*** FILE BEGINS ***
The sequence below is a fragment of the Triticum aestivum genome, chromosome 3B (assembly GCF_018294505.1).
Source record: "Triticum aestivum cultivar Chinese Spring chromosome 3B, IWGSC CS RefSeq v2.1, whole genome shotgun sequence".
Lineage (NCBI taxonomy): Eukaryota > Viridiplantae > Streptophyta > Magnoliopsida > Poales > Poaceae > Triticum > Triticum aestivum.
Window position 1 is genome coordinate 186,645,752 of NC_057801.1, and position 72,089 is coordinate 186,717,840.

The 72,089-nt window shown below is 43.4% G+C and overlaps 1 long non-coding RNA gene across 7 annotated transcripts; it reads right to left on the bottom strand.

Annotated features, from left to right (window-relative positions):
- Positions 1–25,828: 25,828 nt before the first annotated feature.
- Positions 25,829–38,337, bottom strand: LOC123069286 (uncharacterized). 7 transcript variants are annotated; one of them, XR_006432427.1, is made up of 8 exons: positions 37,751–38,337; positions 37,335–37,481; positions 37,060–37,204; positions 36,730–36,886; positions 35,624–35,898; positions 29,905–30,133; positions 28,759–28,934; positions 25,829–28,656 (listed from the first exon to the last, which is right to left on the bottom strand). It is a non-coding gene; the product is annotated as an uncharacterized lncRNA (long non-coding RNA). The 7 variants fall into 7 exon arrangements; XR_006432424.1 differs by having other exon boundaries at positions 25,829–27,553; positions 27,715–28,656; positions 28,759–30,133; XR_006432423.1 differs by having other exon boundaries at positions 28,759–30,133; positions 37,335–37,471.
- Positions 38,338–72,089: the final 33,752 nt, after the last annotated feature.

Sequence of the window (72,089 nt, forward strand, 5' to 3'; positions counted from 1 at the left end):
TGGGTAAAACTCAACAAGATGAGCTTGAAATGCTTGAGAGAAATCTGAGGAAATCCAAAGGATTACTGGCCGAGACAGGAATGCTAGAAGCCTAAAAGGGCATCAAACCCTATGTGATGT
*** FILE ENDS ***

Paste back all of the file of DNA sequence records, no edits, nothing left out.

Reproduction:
The sequence below is a fragment of the Triticum aestivum genome, chromosome 3B (assembly GCF_018294505.1).
Source record: "Triticum aestivum cultivar Chinese Spring chromosome 3B, IWGSC CS RefSeq v2.1, whole genome shotgun sequence".
Lineage (NCBI taxonomy): Eukaryota > Viridiplantae > Streptophyta > Magnoliopsida > Poales > Poaceae > Triticum > Triticum aestivum.
Window position 1 is genome coordinate 186,645,752 of NC_057801.1, and position 72,089 is coordinate 186,717,840.

The 72,089-nt window shown below is 43.4% G+C and overlaps 1 long non-coding RNA gene across 7 annotated transcripts; it reads right to left on the bottom strand.

Annotated features, from left to right (window-relative positions):
- Positions 1–25,828: 25,828 nt before the first annotated feature.
- Positions 25,829–38,337, bottom strand: LOC123069286 (uncharacterized). 7 transcript variants are annotated; one of them, XR_006432427.1, is made up of 8 exons: positions 37,751–38,337; positions 37,335–37,481; positions 37,060–37,204; positions 36,730–36,886; positions 35,624–35,898; positions 29,905–30,133; positions 28,759–28,934; positions 25,829–28,656 (listed from the first exon to the last, which is right to left on the bottom strand). It is a non-coding gene; the product is annotated as an uncharacterized lncRNA (long non-coding RNA). The 7 variants fall into 7 exon arrangements; XR_006432424.1 differs by having other exon boundaries at positions 25,829–27,553; positions 27,715–28,656; positions 28,759–30,133; XR_006432423.1 differs by having other exon boundaries at positions 28,759–30,133; positions 37,335–37,471.
- Positions 38,338–72,089: the final 33,752 nt, after the last annotated feature.

Sequence of the window (72,089 nt, forward strand, 5' to 3'; positions counted from 1 at the left end):
TGGGTAAAACTCAACAAGATGAGCTTGAAATGCTTGAGAGAAATCTGAGGAAATCCAAAGGATTACTGGCCGAGACAGGAATGCTAGAAGCCTAAAAGGGCATCAAACCCTATGTGATGT